C IN THE MEDICARE ALPHABET

Mature couple on benchby Bob Evenson, Contributor

Medicare Advantage Plans, also called ‘Part C’ Plans, are private insurance Plans approved by Medicare. With a Part C Plan, Medicare pays a fixed amount to the insurance company each month and the insurance company assumes all the risk associated with your healthcare.  If you join a Medicare Advantage Plan, you are still enrolled in Parts A and B, or Original Medicare. However, your coverage will be through the Medicare Advantage Plan and not Orginal Medicare.

Medicare Advantage Plans must follow all the rules set by Medicare and must contain all the benefits of Part’s A and B. Medicare Advantage Plans may offer additional benefits such as dental, vision, hearing coverage and gym memberships. Prescription drugs may or may not be included in the plan. Like Original Medicare, your Plan will most likely have deductibles and co-payments.   In addition, there is usually some kind of provider networks as well.

Medicare Advantage Plans may have a monthly premium and contain an out of pocket limit on claims. Out of pocket amounts can be different for in network and out of network providers. However, you’re always covered for emergency and urgent care.

Part C, just like Part D, has an open enrollment period each year. This gives the beneficiary the opportunity to evaluate the plans available for the up coming year. The Medicare Advantage Plan can make adjustments from year to year concerning premiums, benefit coverages, participating physicians and pharmacies to name a few.

Medicare Part C, another option for beneficiaries to choose. With the help of a qualified advisor, a Medicare Advantage Plan may be the choice for you.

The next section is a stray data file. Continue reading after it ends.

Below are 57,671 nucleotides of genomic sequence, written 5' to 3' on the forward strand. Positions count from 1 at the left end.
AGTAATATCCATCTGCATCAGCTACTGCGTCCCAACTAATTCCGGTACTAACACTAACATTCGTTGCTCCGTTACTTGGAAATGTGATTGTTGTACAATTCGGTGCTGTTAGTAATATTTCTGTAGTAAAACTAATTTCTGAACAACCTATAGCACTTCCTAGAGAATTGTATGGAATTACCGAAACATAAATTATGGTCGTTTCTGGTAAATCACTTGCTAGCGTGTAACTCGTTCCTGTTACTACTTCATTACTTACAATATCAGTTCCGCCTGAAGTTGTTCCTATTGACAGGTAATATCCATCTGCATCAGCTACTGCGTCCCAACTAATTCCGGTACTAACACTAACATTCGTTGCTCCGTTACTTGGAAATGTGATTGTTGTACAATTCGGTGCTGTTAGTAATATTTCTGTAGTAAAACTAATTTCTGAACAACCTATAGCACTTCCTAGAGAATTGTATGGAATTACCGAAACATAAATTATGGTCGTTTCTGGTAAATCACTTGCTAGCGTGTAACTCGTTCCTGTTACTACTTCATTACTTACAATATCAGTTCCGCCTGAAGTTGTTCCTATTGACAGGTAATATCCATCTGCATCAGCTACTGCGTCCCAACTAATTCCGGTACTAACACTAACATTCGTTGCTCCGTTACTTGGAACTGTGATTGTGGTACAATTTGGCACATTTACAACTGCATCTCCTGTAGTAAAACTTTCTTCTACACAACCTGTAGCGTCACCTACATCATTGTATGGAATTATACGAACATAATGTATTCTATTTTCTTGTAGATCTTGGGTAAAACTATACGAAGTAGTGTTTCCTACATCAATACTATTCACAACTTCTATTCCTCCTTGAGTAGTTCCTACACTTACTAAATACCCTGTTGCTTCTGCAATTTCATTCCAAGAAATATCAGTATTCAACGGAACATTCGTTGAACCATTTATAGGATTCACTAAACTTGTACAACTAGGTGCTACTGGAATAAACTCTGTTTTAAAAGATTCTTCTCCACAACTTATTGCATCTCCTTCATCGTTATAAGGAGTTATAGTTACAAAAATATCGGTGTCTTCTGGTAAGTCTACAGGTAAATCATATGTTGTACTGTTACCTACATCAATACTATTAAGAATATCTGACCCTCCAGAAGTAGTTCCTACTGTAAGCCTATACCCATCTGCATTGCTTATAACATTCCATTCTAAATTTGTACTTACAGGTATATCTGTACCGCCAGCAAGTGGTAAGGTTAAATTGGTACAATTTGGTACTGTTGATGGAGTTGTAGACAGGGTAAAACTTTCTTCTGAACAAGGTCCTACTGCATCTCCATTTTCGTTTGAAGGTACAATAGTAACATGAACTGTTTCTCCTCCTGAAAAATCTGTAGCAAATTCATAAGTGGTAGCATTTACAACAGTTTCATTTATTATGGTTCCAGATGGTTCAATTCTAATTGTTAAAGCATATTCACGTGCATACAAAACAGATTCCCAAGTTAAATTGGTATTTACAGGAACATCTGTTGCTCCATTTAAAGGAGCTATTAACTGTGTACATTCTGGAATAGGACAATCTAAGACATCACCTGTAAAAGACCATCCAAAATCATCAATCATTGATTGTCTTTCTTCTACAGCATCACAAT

Century Health Solutions is a subsidiary of Stormont Vail Health, Topeka and provides free Medicare Educational Seminars. We are your local expert in Medicare insurance planning and will help you find the best option for your personal situation. Call us at 785-270-4593 with questions or to sign up for a free seminar. Our business hours are Monday-Friday, 8:00am-4:30pm.

Go to: http://www.centuryinsuranceagencyks.com or email info@century-health.com for more information.

Medicare Part B

DTS_hands_1 Post-it notesHow well do you understand Medicare, particularly Part B? Do you know the answers to the following questions?

What does Part B cover? While Part A covers hospitalization, Part B covers doctor visits and outpatient services. Like Part A, there are deductibles and coinsurance amounts to consider, based upon the services you have.

Do you have to pay for Part B? Yes. Unlike Part A, when you sign up for Part B you will pay monthly for your coverage. The amount will depend on such factors as your family income and if you signed up at first opportunity. Premiums may be deducted from your social security check, but can also be paid directly or by arranging for an automatic draft from your bank account.

Can I be penalized if I delay or do not take Part B coverage?  YES!  There are penalties if you delay signing up for Part B coverage. Also, by law Medicare is always primary with the one exception below so most other insurance, including most COBRA, will not pay the portion Medicare B would have paid even if you do not have Medicare.